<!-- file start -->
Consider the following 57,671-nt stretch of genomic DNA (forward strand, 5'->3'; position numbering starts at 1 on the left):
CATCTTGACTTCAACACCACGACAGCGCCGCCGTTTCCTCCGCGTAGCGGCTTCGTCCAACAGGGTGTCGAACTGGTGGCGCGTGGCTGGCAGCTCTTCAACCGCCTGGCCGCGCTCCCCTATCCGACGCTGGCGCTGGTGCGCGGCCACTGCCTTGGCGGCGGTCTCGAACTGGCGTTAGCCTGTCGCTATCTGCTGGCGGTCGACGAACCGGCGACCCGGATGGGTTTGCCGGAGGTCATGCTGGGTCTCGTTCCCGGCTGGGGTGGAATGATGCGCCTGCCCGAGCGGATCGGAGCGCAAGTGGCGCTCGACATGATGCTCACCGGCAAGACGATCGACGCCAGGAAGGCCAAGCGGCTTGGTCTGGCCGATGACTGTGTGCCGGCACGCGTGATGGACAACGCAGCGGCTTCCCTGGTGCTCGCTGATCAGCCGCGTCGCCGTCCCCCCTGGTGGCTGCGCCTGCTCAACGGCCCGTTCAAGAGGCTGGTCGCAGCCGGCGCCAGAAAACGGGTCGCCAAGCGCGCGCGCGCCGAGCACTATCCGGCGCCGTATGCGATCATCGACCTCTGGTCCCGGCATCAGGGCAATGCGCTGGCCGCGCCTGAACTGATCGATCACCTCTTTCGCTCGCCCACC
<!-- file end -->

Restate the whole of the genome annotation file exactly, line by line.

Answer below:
Consider the following 57,671-nt stretch of genomic DNA (forward strand, 5'->3'; position numbering starts at 1 on the left):
CATCTTGACTTCAACACCACGACAGCGCCGCCGTTTCCTCCGCGTAGCGGCTTCGTCCAACAGGGTGTCGAACTGGTGGCGCGTGGCTGGCAGCTCTTCAACCGCCTGGCCGCGCTCCCCTATCCGACGCTGGCGCTGGTGCGCGGCCACTGCCTTGGCGGCGGTCTCGAACTGGCGTTAGCCTGTCGCTATCTGCTGGCGGTCGACGAACCGGCGACCCGGATGGGTTTGCCGGAGGTCATGCTGGGTCTCGTTCCCGGCTGGGGTGGAATGATGCGCCTGCCCGAGCGGATCGGAGCGCAAGTGGCGCTCGACATGATGCTCACCGGCAAGACGATCGACGCCAGGAAGGCCAAGCGGCTTGGTCTGGCCGATGACTGTGTGCCGGCACGCGTGATGGACAACGCAGCGGCTTCCCTGGTGCTCGCTGATCAGCCGCGTCGCCGTCCCCCCTGGTGGCTGCGCCTGCTCAACGGCCCGTTCAAGAGGCTGGTCGCAGCCGGCGCCAGAAAACGGGTCGCCAAGCGCGCGCGCGCCGAGCACTATCCGGCGCCGTATGCGATCATCGACCTCTGGTCCCGGCATCAGGGCAATGCGCTGGCCGCGCCTGAACTGATCGATCACCTCTTTCGCTCGCCCACC